Physician burnout has reached epidemic levels with more than 50% of US physicians reporting symptoms of burnout. Research shows that 24% of ICU nurses tested positive for symptoms of PTSD, 33 % of new registered nurses seek another job within a year and as many as 400 US physicians die by suicide each year – more than twice that of the general population.
I worked with Center for Council to create a dedicated program to support healthcare professionals, combining the latest innovations in mindfulness with peer-led group council practice to deliver a powerful and sustainable skills-based program for physicians, nurses, and other healthcare professionals.
The tools and practices taught in the CARE program enhance morale and strengthen resilience in the face of stress, leading to improved health, more positive relationships with colleagues and patients and sustainable work-life balance.
Through a robust evidence-based curriculum, interactive exercises and small group councils that teach participants durable techniques for developing greater self-awareness, participants are equipped to communicate more effectively with peers, as well as patients, providing a higher quality of care.
Utilizing the council methodology, participants learn to speak authentically, from personal experience rather than opinion, and to cultivate more attentive listening.
My introduction to council
In 2014 I entered the Chaplaincy program at Upaya Institute out of a deep personal desire to alleviate suffering among fellow healthcare providers, and among patients and their families at end of life.
Six months earlier, a close friend of mine—also a physician—ended her own life, leaving a devastated family & healthcare community, and leading me to question how had I failed to listen to her?
In the Chaplaincy I was introduced to council, a practice of deep listening and authentic speaking that grew out of strands from multiple teachings, the most proximate being the one woven from The Ojai Foundation, founded by Joan Halifax, who later went on to found the Upaya Institute.
For me personally, this practice gave me the opportunity to listen to others in ways that my medical education and practice of medicine no longer values. This kind of listening hears the story that is told in words, in feelings, in body language, and in the “voice of the circle”, and is a listening that asks us to set aside our tendency to agree or disagree, or to form our answer before the speaker even finishes.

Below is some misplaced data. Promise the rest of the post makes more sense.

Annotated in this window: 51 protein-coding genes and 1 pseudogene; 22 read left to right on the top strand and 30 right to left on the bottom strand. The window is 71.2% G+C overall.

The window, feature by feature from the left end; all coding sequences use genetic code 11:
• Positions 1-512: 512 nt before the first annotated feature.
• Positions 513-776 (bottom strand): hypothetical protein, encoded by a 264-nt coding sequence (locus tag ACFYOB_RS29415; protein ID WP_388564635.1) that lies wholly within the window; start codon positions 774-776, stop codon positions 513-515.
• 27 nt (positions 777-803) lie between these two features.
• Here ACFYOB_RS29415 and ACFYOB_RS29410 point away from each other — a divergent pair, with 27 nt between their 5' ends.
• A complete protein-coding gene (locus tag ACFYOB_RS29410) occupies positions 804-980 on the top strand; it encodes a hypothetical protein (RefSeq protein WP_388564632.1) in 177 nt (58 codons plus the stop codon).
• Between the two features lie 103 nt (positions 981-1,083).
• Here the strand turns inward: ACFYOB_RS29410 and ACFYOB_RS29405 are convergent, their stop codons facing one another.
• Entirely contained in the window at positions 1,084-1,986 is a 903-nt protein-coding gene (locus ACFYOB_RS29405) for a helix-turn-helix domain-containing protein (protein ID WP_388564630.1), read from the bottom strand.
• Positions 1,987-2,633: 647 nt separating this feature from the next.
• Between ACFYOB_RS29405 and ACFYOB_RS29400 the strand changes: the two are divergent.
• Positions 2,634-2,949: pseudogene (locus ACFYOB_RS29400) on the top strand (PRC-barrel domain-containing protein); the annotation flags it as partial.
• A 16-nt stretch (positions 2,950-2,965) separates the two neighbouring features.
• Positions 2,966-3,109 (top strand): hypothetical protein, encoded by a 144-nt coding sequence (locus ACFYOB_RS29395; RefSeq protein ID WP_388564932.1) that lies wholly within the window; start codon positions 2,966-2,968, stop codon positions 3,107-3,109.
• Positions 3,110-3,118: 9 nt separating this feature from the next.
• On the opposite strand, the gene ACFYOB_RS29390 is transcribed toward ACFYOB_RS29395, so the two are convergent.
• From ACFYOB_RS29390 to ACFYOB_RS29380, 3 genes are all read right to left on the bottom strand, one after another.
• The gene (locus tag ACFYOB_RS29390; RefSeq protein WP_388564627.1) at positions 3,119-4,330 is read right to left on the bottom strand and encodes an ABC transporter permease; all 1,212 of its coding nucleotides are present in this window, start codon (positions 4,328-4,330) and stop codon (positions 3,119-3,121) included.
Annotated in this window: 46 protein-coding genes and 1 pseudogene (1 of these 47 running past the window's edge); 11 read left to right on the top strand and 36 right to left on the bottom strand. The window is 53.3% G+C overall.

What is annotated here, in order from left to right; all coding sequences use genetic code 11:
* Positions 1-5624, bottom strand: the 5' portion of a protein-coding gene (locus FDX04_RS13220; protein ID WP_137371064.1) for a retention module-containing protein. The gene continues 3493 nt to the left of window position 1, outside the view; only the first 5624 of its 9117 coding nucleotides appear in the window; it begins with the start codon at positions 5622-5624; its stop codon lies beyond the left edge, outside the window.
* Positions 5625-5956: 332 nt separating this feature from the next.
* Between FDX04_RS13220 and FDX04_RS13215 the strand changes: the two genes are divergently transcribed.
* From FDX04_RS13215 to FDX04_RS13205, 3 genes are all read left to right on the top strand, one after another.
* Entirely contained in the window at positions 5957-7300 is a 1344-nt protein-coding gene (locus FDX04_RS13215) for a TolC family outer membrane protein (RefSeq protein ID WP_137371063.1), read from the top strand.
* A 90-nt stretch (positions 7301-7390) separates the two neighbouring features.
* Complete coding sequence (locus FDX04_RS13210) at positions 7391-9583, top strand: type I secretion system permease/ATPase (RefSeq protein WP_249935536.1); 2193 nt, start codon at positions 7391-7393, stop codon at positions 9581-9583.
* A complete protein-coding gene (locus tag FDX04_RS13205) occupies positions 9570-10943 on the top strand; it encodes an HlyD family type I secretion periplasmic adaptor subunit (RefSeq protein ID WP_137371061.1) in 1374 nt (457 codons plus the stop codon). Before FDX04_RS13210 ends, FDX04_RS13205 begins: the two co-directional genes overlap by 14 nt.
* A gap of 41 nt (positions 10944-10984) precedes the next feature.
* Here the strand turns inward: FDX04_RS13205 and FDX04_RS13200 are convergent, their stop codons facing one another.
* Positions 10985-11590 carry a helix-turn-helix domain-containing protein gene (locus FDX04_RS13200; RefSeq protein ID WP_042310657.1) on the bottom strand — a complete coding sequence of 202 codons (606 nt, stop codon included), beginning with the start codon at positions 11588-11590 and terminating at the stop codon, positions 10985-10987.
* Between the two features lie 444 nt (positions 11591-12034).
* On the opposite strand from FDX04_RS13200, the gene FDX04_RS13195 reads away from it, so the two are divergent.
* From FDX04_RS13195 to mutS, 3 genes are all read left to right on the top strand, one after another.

To speak, and be heard, carries powerful potential for healing.
Seven years later, and I have had the opportunity to take this practice of council into situations of intense suffering: the barracks of Auschwitz, the civil war-torn countries of Bosnia-Herzegovina and Rwanda, and into prisons in California that house men sentenced to life without parole.
The container of council provides a space where what seems unspeakable finds a place, and where we hear the common threads of all our stories—spoken from people with whom we might think we have nothing in common.
Compassion, Attunement & Resilience Education (CARE) for Healthcare Professionals
Over six months, the CARE Program offers practical skills for recognizing and managing stress, honing attention, regulating emotions, and enriching relationships with colleagues and patients.
Through this program, Center for Council equips those responsible for public health and well-being with tools and resources by which they emerge as healthy individuals themselves.
The methodology and praxis supports the development of enhanced self-awareness and self-regulation skills that provide prophylaxis against acute and chronic dysregulation, which correlates with increased risk of burnout and other negative health implications.
You can find out more about the CARE program for healthcare professionals here
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